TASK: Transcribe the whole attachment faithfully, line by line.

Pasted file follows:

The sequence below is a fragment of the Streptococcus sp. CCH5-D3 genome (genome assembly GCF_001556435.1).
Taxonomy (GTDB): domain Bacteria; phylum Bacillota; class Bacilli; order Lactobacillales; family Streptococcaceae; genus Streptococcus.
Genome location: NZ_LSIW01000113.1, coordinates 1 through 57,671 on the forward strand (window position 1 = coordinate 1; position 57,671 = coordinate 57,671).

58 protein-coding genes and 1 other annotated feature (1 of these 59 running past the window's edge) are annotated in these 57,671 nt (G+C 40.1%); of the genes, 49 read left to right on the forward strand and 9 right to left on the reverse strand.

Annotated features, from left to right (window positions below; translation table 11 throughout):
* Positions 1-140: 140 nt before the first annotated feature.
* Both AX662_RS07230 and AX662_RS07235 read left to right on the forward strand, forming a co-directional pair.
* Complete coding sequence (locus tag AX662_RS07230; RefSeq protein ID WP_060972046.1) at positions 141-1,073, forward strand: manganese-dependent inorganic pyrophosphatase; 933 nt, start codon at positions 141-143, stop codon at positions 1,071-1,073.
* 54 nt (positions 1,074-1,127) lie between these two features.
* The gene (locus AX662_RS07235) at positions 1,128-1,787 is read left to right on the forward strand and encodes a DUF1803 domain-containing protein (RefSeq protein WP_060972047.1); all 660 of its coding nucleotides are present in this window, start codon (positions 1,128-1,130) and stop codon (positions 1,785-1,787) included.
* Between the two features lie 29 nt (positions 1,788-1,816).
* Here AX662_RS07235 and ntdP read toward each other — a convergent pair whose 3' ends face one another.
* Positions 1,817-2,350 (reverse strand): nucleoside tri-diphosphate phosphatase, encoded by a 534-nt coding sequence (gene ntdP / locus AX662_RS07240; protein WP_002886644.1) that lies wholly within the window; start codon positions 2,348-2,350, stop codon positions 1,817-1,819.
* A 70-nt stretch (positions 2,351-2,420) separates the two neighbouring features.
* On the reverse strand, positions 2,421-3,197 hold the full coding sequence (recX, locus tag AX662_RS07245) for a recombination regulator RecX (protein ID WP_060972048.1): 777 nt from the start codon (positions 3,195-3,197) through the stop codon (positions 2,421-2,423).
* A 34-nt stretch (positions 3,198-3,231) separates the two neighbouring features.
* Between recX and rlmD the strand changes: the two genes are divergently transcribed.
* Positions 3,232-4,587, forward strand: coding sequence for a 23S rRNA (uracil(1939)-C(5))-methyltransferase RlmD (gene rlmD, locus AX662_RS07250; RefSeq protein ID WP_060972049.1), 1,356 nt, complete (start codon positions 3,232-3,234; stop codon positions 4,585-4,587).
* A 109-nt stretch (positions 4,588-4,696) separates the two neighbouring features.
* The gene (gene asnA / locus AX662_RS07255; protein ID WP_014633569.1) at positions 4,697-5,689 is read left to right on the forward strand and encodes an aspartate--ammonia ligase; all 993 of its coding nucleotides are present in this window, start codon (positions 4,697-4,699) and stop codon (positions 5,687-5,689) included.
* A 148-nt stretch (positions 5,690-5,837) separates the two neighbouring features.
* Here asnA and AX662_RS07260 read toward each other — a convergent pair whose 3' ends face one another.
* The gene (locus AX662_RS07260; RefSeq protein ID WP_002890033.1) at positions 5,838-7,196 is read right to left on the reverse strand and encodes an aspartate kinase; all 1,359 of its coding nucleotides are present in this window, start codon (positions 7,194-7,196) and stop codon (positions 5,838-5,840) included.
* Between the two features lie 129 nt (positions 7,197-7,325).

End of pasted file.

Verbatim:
The sequence below is a fragment of the Streptococcus sp. CCH5-D3 genome (genome assembly GCF_001556435.1).
Taxonomy (GTDB): domain Bacteria; phylum Bacillota; class Bacilli; order Lactobacillales; family Streptococcaceae; genus Streptococcus.
Genome location: NZ_LSIW01000113.1, coordinates 1 through 57,671 on the forward strand (window position 1 = coordinate 1; position 57,671 = coordinate 57,671).

58 protein-coding genes and 1 other annotated feature (1 of these 59 running past the window's edge) are annotated in these 57,671 nt (G+C 40.1%); of the genes, 49 read left to right on the forward strand and 9 right to left on the reverse strand.

Annotated features, from left to right (window positions below; translation table 11 throughout):
* Positions 1-140: 140 nt before the first annotated feature.
* Both AX662_RS07230 and AX662_RS07235 read left to right on the forward strand, forming a co-directional pair.
* Complete coding sequence (locus tag AX662_RS07230; RefSeq protein ID WP_060972046.1) at positions 141-1,073, forward strand: manganese-dependent inorganic pyrophosphatase; 933 nt, start codon at positions 141-143, stop codon at positions 1,071-1,073.
* 54 nt (positions 1,074-1,127) lie between these two features.
* The gene (locus AX662_RS07235) at positions 1,128-1,787 is read left to right on the forward strand and encodes a DUF1803 domain-containing protein (RefSeq protein WP_060972047.1); all 660 of its coding nucleotides are present in this window, start codon (positions 1,128-1,130) and stop codon (positions 1,785-1,787) included.
* Between the two features lie 29 nt (positions 1,788-1,816).
* Here AX662_RS07235 and ntdP read toward each other — a convergent pair whose 3' ends face one another.
* Positions 1,817-2,350 (reverse strand): nucleoside tri-diphosphate phosphatase, encoded by a 534-nt coding sequence (gene ntdP / locus AX662_RS07240; protein WP_002886644.1) that lies wholly within the window; start codon positions 2,348-2,350, stop codon positions 1,817-1,819.
* A 70-nt stretch (positions 2,351-2,420) separates the two neighbouring features.
* On the reverse strand, positions 2,421-3,197 hold the full coding sequence (recX, locus tag AX662_RS07245) for a recombination regulator RecX (protein ID WP_060972048.1): 777 nt from the start codon (positions 3,195-3,197) through the stop codon (positions 2,421-2,423).
* A 34-nt stretch (positions 3,198-3,231) separates the two neighbouring features.
* Between recX and rlmD the strand changes: the two genes are divergently transcribed.
* Positions 3,232-4,587, forward strand: coding sequence for a 23S rRNA (uracil(1939)-C(5))-methyltransferase RlmD (gene rlmD, locus AX662_RS07250; RefSeq protein ID WP_060972049.1), 1,356 nt, complete (start codon positions 3,232-3,234; stop codon positions 4,585-4,587).
* A 109-nt stretch (positions 4,588-4,696) separates the two neighbouring features.
* The gene (gene asnA / locus AX662_RS07255; protein ID WP_014633569.1) at positions 4,697-5,689 is read left to right on the forward strand and encodes an aspartate--ammonia ligase; all 993 of its coding nucleotides are present in this window, start codon (positions 4,697-4,699) and stop codon (positions 5,687-5,689) included.
* A 148-nt stretch (positions 5,690-5,837) separates the two neighbouring features.
* Here asnA and AX662_RS07260 read toward each other — a convergent pair whose 3' ends face one another.
* The gene (locus AX662_RS07260; RefSeq protein ID WP_002890033.1) at positions 5,838-7,196 is read right to left on the reverse strand and encodes an aspartate kinase; all 1,359 of its coding nucleotides are present in this window, start codon (positions 7,194-7,196) and stop codon (positions 5,838-5,840) included.
* Between the two features lie 129 nt (positions 7,197-7,325).